The Rapper

complex rimes, fresh messages

The era of the fuckboys is over, my condolences. Ebow is back, bitch. And how. The Austrian musician Ebru Düzgün aka Ebow is currently conquering the hearts of her audience and the FM4 music charts with her album “Komplexität” [Complexity]. The young Kurdish-German art- ist deconstructs the cliché media images of apparently suppressed Muslim women. In our interview she reveals what she wears in public and what remains absolutely private, whether rap can be politically correct or everything goes.

“The hundredth song about guns, hoes, and cars just isn't interesting anymore.“

The last rays of summer sunshine, fresh lemonade, and delicious cake at Café Fett + Zucker on the Karmeliter- markt in Vienna’s 2nd district. “Wow, listen, that’s my song!” As chance would have it, precisely at this moment plays “Das Wetter”, a track by Ebow. A backdrop we couldn’t have staged better ourselves. We enjoy her song.

How does it feel to hear your song on the radio?

I’m mega-happy, it’s really a crass feeling.

Your new album “KOMPLEXITÄT” is going through the roof at the moment. The song “Das Wetter”, whoch we just heard, is in the FM4 CHARTS. Do you have the feeling that your artistic career is taking off right now?

In any case! My label Problembär Records supports me a lot. I’m totally in the mood to get to work on the next album. With “Komplexität” it was really important to me to get something up-and-running by myself. Since I was 18 I’ve been under contract with different labels. As a young girl you believe that all these typically ten-year old- er guys you are working with always have the last word.

You rap about being a muslim. Is it important to you to share this part of your private life?

In the media a Muslim woman is equated with a suppressed woman without any rights. It is important to me to address this in my texts. There are people who are quite astonished that I have this background yet was brought up liberally. Whether I pray five times per day or not, whether I live out my religion or not, for me that’s an absolutely private matter. If I choose to share it, cool, but to be drilled in interviews about it doesn’t feel good.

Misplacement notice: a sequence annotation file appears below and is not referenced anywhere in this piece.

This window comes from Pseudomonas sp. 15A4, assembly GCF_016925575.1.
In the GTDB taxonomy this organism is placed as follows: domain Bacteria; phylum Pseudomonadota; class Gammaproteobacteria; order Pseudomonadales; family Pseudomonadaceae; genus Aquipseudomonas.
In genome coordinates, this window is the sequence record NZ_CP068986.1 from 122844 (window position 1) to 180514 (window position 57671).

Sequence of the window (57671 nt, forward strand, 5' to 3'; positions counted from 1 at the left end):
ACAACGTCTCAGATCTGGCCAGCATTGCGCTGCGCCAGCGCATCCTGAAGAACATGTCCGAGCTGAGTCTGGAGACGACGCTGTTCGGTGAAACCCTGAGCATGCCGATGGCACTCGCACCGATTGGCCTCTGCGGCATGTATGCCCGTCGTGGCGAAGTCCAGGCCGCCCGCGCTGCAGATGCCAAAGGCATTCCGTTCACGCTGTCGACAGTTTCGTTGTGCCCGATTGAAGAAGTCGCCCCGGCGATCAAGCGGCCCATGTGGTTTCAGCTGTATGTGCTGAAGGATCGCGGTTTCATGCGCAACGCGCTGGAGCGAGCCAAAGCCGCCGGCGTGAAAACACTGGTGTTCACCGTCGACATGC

Do you work together with female producers or are they still a rarity in Hip-Hop?

For my next album I am working together with the Vien- nese musician Farce. Unfortunately, there are far too few female producers. That’s why I’m pushing my little cousin, who’s got a lot of musical talent, to learn how to produce. I have to think back about my beginnings and how long it took before male musicians wanted to make songs together with me. Especially as a young girl, some- times it can happen that guys only want to work with you cause they’re interested in you and not your music. That leads to bad dynamics. I try to encourage all the female musicians that I know, and always go on tour with the rapper EC, for example.

“Vienna has a certain fuck it attitude.“

You grew up In Munich, moved to Berlin, and then ended up in Vienna. What's the connection between Vienna and Rap?

Vienna always gave me the feeling that I wanted to live here. After my bachelor in architecture I wanted to get out of Munich; after a short Berlin phase I con- tinued studies in the MA program at Vienna University of Technology. Parallel, I got to know the guys from Bilderbuch and many female rappers living in Vienna, like the artist collective Femme DMC. In Vienna there is a big female and queer rap scene that supports one another, and there are many female bookers, such as Marlene Engel who organizes Hyperreality, the club section of the Wiener Festwochen, or DJ Therese who curated the Electric Spring Festival for the first time this year. That makes the difference and distinguish- es the Viennese music scene from Berlin or Munich.

What else is special about the Viennese music scene?